I've found out that married life has its challenges, especially when your husband turns out to be a congenitally unfaithful sociopath whose brain is being eaten by syphilis. But nobody's perfect. Oh, and I am pregnant.

June 17, 1932

Dear Diary:

My baby is sick and my husband has deserted me, so in order to afford medicine I must walk the streets. I really don't have any other choice -- the only things I know how to do are ride horses and get into fights. So I went out and pretended to be very interested in a Bromo-Seltzer sign and one thing led to another. Oh, and while I was out my apartment building burned down.

June 18, 1932

Dear Diary:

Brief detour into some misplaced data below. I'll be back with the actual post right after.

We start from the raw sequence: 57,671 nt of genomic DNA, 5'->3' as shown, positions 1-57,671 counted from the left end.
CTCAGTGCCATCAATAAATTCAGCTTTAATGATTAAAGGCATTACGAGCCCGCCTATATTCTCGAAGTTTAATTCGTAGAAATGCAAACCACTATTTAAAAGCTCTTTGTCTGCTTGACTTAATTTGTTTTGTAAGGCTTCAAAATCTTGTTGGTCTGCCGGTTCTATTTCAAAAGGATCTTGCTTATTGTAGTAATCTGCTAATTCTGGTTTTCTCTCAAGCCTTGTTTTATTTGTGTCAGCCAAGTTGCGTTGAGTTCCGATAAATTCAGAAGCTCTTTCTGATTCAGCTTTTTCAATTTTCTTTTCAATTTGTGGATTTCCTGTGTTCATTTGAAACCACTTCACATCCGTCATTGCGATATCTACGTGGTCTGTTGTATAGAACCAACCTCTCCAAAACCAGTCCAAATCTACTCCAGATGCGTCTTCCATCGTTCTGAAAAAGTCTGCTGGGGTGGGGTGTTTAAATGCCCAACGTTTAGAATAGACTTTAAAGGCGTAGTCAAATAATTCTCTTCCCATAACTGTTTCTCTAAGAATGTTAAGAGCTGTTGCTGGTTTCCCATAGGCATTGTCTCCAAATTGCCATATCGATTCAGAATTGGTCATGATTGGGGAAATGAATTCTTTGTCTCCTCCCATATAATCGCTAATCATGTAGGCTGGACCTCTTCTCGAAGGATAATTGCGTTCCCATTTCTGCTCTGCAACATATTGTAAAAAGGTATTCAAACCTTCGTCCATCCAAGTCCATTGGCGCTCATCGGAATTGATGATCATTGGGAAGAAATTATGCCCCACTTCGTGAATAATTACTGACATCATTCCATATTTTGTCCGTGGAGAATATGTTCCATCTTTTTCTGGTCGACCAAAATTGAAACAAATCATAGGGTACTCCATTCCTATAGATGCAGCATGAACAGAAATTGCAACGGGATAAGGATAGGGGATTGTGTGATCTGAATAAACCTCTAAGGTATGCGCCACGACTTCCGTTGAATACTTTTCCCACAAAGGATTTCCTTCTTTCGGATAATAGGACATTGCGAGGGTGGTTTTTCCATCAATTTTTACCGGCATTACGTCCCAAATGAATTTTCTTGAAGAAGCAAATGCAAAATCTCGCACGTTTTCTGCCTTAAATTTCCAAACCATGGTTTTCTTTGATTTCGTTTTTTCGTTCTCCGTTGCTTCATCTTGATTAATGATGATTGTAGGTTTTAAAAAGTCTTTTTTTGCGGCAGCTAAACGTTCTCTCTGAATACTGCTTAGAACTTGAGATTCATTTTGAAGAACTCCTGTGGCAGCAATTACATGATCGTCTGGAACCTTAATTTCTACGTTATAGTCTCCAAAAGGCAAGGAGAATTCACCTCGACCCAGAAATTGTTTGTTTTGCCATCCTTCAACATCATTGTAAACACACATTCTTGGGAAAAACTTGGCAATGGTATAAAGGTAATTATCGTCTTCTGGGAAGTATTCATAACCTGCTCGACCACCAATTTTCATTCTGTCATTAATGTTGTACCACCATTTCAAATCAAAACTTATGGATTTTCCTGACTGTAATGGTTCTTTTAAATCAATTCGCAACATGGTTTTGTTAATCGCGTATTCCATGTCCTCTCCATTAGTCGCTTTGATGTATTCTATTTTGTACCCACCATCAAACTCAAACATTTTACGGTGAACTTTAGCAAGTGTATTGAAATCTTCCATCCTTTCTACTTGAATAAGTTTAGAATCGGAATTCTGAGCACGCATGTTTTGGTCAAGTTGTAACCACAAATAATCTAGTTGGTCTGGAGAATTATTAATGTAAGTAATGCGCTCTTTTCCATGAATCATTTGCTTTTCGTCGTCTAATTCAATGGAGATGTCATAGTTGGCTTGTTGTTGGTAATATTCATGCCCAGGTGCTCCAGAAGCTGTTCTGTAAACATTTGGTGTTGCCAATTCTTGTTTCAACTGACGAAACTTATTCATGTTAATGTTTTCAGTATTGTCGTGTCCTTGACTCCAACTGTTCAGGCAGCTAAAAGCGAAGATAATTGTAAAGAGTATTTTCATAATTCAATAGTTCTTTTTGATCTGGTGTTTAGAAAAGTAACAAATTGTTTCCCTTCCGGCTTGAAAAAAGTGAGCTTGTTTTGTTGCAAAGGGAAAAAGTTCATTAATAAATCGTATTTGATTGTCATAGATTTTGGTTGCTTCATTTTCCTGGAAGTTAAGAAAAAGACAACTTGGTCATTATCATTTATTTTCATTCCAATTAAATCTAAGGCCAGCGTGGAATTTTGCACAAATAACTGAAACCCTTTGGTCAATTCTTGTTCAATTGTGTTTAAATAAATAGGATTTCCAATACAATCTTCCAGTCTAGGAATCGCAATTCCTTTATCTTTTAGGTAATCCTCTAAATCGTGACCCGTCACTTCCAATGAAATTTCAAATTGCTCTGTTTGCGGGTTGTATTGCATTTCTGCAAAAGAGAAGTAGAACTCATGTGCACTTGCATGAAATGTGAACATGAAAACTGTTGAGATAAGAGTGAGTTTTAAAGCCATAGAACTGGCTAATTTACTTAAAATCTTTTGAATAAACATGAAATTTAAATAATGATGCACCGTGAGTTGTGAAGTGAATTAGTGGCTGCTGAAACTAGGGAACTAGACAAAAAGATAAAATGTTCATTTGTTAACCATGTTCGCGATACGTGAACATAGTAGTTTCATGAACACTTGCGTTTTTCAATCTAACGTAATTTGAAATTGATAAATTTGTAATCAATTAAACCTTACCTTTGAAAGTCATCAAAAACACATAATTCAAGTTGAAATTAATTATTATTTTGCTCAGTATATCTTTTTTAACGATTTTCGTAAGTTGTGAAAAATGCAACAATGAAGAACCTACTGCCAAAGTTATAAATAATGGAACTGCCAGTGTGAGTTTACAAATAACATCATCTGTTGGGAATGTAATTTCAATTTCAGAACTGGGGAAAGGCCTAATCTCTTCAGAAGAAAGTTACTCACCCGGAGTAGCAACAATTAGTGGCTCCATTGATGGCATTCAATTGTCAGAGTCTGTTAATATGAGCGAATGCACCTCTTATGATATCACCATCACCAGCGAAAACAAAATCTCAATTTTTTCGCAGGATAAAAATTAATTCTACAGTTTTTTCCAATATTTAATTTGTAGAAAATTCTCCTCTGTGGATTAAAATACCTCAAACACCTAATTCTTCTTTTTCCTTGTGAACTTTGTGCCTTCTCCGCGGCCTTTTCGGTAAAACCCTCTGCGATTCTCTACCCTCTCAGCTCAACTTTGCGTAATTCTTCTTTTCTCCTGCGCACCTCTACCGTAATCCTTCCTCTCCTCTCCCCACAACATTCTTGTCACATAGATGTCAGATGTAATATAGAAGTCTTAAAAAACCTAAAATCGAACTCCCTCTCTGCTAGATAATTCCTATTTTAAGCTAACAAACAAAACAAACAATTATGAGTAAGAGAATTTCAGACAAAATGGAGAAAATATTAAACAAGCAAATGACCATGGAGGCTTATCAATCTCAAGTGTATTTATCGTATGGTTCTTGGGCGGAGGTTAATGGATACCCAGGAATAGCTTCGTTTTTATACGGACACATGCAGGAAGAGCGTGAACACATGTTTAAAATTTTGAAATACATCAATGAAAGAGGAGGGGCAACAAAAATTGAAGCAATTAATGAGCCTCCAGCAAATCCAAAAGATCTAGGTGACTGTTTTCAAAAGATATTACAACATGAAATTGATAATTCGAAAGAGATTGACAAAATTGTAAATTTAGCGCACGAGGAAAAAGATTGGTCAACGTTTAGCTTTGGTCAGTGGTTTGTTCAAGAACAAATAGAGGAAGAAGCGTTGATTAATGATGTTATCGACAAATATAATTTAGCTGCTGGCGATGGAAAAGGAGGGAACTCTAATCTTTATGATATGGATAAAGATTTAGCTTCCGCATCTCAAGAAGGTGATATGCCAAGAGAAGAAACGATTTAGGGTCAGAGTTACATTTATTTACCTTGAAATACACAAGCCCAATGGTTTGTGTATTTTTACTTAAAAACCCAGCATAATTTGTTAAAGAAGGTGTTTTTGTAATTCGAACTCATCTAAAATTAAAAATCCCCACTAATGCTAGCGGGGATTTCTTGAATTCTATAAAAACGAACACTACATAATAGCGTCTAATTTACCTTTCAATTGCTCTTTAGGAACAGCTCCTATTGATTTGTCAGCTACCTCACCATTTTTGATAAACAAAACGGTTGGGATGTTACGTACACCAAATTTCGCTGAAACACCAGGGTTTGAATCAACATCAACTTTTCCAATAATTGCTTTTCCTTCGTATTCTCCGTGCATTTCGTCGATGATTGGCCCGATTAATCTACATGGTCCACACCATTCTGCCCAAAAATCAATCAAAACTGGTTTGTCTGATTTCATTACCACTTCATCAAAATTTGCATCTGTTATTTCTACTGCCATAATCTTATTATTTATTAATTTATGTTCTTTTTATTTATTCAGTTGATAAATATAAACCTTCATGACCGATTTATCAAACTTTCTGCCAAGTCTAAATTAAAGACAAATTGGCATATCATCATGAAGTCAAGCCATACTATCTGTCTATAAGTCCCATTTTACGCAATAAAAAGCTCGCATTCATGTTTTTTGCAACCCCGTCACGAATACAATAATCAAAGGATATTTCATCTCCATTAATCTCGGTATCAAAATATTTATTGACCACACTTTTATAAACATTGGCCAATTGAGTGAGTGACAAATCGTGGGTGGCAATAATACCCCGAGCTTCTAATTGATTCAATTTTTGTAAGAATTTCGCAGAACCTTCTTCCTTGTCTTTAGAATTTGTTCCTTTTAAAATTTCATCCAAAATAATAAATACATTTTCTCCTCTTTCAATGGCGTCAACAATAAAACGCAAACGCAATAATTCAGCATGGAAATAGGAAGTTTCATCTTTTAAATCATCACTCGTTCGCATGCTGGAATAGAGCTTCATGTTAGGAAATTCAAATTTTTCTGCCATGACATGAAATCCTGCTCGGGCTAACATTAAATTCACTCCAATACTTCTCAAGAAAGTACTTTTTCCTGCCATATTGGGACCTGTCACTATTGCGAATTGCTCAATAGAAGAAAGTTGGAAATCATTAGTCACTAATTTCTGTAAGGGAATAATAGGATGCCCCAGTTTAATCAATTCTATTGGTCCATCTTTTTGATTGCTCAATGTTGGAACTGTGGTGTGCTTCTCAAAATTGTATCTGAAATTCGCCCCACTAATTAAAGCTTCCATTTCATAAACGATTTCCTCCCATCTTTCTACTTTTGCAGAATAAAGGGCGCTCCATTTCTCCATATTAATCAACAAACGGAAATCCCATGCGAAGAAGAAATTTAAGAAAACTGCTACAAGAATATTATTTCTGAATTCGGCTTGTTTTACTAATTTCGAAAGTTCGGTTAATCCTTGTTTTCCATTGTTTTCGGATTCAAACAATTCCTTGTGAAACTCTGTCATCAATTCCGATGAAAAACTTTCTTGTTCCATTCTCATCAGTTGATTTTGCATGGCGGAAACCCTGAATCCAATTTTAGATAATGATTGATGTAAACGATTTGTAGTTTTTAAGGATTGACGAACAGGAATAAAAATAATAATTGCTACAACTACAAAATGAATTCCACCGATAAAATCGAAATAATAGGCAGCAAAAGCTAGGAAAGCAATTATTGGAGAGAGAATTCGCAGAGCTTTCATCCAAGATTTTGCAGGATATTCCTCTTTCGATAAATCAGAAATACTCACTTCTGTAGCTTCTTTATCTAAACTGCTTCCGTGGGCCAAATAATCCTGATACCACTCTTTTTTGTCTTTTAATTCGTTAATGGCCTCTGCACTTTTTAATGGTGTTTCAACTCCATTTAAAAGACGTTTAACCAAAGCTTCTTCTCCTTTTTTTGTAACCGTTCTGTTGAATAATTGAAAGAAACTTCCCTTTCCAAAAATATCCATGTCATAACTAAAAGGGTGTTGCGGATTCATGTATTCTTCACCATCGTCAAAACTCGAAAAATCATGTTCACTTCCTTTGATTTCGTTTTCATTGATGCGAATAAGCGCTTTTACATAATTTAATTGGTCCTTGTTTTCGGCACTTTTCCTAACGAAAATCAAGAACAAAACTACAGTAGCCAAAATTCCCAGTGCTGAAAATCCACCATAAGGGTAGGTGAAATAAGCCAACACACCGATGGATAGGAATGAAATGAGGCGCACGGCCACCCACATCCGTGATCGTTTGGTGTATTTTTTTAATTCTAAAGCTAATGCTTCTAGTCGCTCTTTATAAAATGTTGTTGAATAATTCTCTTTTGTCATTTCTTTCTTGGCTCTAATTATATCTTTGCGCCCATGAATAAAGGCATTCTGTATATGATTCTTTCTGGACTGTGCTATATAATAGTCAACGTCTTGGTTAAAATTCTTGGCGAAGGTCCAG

You'll never believe this, but I'm wealthy again! My grandfather or whatever left me a lot of money, so I've been going out with very handsome men. I've learned to control my hot-blooded nature and I'm down to fighting only once a month. Or maybe twice. Oh, and under police orders I am allowed to eat off of only paper plates.

June 19, 1932

Dear Diary:

I have begun to seriously re-evaluate my relationships with men. What makes me such a savage around them? Why was I such a disappointment to my father? Why has my mother always had such an interest in Native American culture? What happened to those rabid possums? So many questions, diary, and so few mirrors!

June 20, 1932

Dear Diary:

What a crazy month! It's been as tempestuous as my very nature! But now I am home again in Texas because my mother has passed away. In her final words, she pointed to my father and said, "He's not your real -- " and that was it! I'll never figure out what she meant! But my lifelong friend Moonglow is here, and today we went together to the wooded glen where I have so many happy memories of whipping rattlesnakes to death. And there, diary, I asked Moonglow the question that has long been on my mind ...